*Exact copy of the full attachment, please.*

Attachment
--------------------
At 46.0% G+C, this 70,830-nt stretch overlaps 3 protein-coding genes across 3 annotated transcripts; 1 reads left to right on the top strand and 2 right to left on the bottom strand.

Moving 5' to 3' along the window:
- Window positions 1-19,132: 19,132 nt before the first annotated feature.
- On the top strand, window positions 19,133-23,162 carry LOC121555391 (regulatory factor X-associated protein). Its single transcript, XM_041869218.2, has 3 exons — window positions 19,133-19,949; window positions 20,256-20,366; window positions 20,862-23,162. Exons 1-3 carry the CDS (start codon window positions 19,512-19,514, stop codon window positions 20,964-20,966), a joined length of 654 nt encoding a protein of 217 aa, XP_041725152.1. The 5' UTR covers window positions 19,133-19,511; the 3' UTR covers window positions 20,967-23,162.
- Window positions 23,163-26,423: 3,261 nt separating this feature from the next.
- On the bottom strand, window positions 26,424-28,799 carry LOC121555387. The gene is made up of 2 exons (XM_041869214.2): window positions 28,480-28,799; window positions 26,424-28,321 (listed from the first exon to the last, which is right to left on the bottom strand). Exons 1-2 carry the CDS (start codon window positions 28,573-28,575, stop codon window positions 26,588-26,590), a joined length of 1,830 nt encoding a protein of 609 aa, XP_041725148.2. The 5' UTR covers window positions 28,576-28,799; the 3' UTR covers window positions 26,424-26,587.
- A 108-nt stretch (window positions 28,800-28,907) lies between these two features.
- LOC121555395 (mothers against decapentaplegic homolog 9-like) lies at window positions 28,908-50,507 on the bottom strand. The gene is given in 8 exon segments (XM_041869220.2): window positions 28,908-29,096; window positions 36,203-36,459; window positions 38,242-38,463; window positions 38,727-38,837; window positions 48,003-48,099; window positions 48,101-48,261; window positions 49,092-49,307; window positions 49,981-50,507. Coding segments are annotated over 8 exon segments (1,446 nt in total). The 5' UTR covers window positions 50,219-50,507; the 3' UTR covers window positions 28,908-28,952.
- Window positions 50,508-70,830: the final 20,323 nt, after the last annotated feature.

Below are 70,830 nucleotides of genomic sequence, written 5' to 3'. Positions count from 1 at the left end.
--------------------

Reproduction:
At 46.0% G+C, this 70,830-nt stretch overlaps 3 protein-coding genes across 3 annotated transcripts; 1 reads left to right on the top strand and 2 right to left on the bottom strand.

Moving 5' to 3' along the window:
- Window positions 1-19,132: 19,132 nt before the first annotated feature.
- On the top strand, window positions 19,133-23,162 carry LOC121555391 (regulatory factor X-associated protein). Its single transcript, XM_041869218.2, has 3 exons — window positions 19,133-19,949; window positions 20,256-20,366; window positions 20,862-23,162. Exons 1-3 carry the CDS (start codon window positions 19,512-19,514, stop codon window positions 20,964-20,966), a joined length of 654 nt encoding a protein of 217 aa, XP_041725152.1. The 5' UTR covers window positions 19,133-19,511; the 3' UTR covers window positions 20,967-23,162.
- Window positions 23,163-26,423: 3,261 nt separating this feature from the next.
- On the bottom strand, window positions 26,424-28,799 carry LOC121555387. The gene is made up of 2 exons (XM_041869214.2): window positions 28,480-28,799; window positions 26,424-28,321 (listed from the first exon to the last, which is right to left on the bottom strand). Exons 1-2 carry the CDS (start codon window positions 28,573-28,575, stop codon window positions 26,588-26,590), a joined length of 1,830 nt encoding a protein of 609 aa, XP_041725148.2. The 5' UTR covers window positions 28,576-28,799; the 3' UTR covers window positions 26,424-26,587.
- A 108-nt stretch (window positions 28,800-28,907) lies between these two features.
- LOC121555395 (mothers against decapentaplegic homolog 9-like) lies at window positions 28,908-50,507 on the bottom strand. The gene is given in 8 exon segments (XM_041869220.2): window positions 28,908-29,096; window positions 36,203-36,459; window positions 38,242-38,463; window positions 38,727-38,837; window positions 48,003-48,099; window positions 48,101-48,261; window positions 49,092-49,307; window positions 49,981-50,507. Coding segments are annotated over 8 exon segments (1,446 nt in total). The 5' UTR covers window positions 50,219-50,507; the 3' UTR covers window positions 28,908-28,952.
- Window positions 50,508-70,830: the final 20,323 nt, after the last annotated feature.

Below are 70,830 nucleotides of genomic sequence, written 5' to 3'. Positions count from 1 at the left end.